THRESHOLD’s return for a full costume drama after last year’s truncated dress down day is much anticipated. As always, we are promised a kaleidoscope of music and visual arts, that mix of the familiar and the unknown which has always made Threshold the enjoyable kickstarter to the festival season.
Being pitched against the corporate might of Auntie Beeb’s 6 Music Festival can’t have helped ticket sales despite the co-option to Fringe Festival status, and an initial glance at the line-up shows a fair few familiar faces, but the Friday evening crowds seem to be holding up in most of the venues. In fact, District is positively chocka for the hip hop-infused soul/funk groove of THE SOUL RAYS, whose personnel seem to mutate constantly, but whose quality seems set in their rock-solid rhythm section, funky horns, and ripping guitar hooks that have the crowd dancing and clapping along for the entire set.
As soon as they leave the stage, a troupe of yellow-shirted capoeira dancers enter the dancefloor and without delay proceed to astound as pairs of dancers whirl and spin around and over each other in an all-action blend of choreographed martial arts. In the confines of District, that neither performers nor surrounding audience receive a bloody nose is testament to their skill.
Saturday afternoon comes and, as always, a warm welcome is afforded at Hobo Kiosk and a string of quality acoustic acts means it’s hard to drag yourself away. GEOGHEAN JACKSON provide a suitably sugar coated icing to their dark tales of vegan zombies and poison in the well. Their guitar patterns are reminiscent of Patti Smith and MWSTW-era Bowie.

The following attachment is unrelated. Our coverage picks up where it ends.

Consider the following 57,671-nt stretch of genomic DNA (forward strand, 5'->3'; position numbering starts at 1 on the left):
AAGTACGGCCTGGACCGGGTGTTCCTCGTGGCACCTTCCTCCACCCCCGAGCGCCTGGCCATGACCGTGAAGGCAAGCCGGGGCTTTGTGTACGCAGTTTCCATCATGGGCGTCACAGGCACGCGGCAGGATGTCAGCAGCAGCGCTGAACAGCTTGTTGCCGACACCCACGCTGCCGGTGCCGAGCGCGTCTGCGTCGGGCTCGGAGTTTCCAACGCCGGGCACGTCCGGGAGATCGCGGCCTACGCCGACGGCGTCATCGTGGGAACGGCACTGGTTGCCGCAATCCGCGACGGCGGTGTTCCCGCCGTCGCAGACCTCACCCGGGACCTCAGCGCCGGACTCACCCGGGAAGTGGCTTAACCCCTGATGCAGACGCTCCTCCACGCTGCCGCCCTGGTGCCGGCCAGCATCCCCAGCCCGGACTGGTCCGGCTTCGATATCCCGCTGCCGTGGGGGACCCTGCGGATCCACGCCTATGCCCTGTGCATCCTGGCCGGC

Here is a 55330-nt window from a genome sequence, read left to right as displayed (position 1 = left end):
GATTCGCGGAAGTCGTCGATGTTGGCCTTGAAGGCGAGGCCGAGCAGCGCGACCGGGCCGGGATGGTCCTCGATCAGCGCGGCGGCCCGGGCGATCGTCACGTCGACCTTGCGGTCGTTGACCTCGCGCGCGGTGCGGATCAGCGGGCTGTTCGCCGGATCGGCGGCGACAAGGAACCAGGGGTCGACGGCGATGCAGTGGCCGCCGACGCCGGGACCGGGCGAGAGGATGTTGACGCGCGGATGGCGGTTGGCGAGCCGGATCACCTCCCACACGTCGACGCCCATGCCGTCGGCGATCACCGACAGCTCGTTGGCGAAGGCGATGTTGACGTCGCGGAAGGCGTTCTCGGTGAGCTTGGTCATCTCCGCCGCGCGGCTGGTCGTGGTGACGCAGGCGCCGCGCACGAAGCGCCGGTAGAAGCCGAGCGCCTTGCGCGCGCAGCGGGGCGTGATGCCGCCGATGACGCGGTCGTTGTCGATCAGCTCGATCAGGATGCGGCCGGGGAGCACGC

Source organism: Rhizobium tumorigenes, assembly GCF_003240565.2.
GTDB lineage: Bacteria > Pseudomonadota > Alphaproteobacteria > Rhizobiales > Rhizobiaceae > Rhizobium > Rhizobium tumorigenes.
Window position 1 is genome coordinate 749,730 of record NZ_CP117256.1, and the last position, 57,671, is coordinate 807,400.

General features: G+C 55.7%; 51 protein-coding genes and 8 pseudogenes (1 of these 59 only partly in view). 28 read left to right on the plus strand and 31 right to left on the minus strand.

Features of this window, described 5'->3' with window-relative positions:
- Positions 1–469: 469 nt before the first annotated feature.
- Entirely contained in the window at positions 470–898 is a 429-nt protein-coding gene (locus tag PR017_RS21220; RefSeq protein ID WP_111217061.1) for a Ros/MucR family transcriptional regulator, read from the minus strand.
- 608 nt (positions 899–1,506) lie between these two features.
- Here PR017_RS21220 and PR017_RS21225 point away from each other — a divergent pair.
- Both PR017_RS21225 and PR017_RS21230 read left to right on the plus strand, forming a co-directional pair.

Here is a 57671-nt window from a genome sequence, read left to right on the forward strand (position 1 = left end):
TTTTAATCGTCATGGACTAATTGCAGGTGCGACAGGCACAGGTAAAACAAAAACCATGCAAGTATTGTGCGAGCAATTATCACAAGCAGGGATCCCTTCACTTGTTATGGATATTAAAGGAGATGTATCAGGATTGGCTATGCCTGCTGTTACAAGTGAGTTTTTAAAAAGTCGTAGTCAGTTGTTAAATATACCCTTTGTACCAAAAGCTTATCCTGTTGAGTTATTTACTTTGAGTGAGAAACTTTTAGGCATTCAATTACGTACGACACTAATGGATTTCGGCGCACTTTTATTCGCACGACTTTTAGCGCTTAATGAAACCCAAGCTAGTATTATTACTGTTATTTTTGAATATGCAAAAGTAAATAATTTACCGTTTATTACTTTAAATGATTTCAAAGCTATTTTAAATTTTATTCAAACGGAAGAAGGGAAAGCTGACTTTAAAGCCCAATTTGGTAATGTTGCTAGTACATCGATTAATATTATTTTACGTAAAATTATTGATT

Slightly off the beaten path for most, but St Michael In The City church and hall hosts a cornucopia of visual art treats and audience participation events. GANG OF FIVE host life drawing classes with a twist; PADDY STEER, in full high priest of electro-space costume, and one of the Gang In Renaissance garb await our scribbled attempts which have to be completed within the duration of a selected punk rock track. Great fun, terrible result. Elsewhere in the building there’s a great mix of sculpture, photography and video installation courtesy of TRISTAN BRADY-JACOBS, ART IN WINDOWS, JAB and more.
Mr Steer shows up later in a jam-packed Brick Street which is a-buzz with anticipation for his solo performance. Warmed up by an eclectic Radio Exotica DJ set, he succeeds in delighting his followers and bringing a host of new converts on board as his DIY one-man-band mix of synth space-funk gets everyone dancing, clapping and grinning from ear to ear, aided as ever by his dry, self-effacing wit. A true one-off.
Crowds are in and out of Kitchen Street for slices of the Mellowtone evening, packed with talent and, happily, packed with an appreciative crowd as the night morphs from the melodic acoustic playing of Norwegian singer-songwriter SARA WOLFF to the blues rock of THE TOSIN TRIO, who kick up a storm of classic power trio proportions before SEAFOAM GREEN bring things to a typically soulful and well received conclusion.
Over at 92 Degrees, ROXANNE DE BASTION, accompanied by superb cello from Stephanie Kearley, captivates a packed house with a beautifully melodic set of songs that highlight her emotive voice and trademark Rickenbacker stylings. All too soon it’s back to District, jammed once more for a red hot set by BANG BANG ROMEO. The four-piece get straight to it, a power pop set with a dose of soul courtesy of singer Anastasia Walker whose powerful voice and ballsy attitude draws the audience stage ward immediately; she holds them throughout with a commanding performance. I’d never heard them before and loved it. Isn’t it great when that happens? And isn’t it great that Threshold is still capable of delivering such a diverse programme of musical and artistic talent.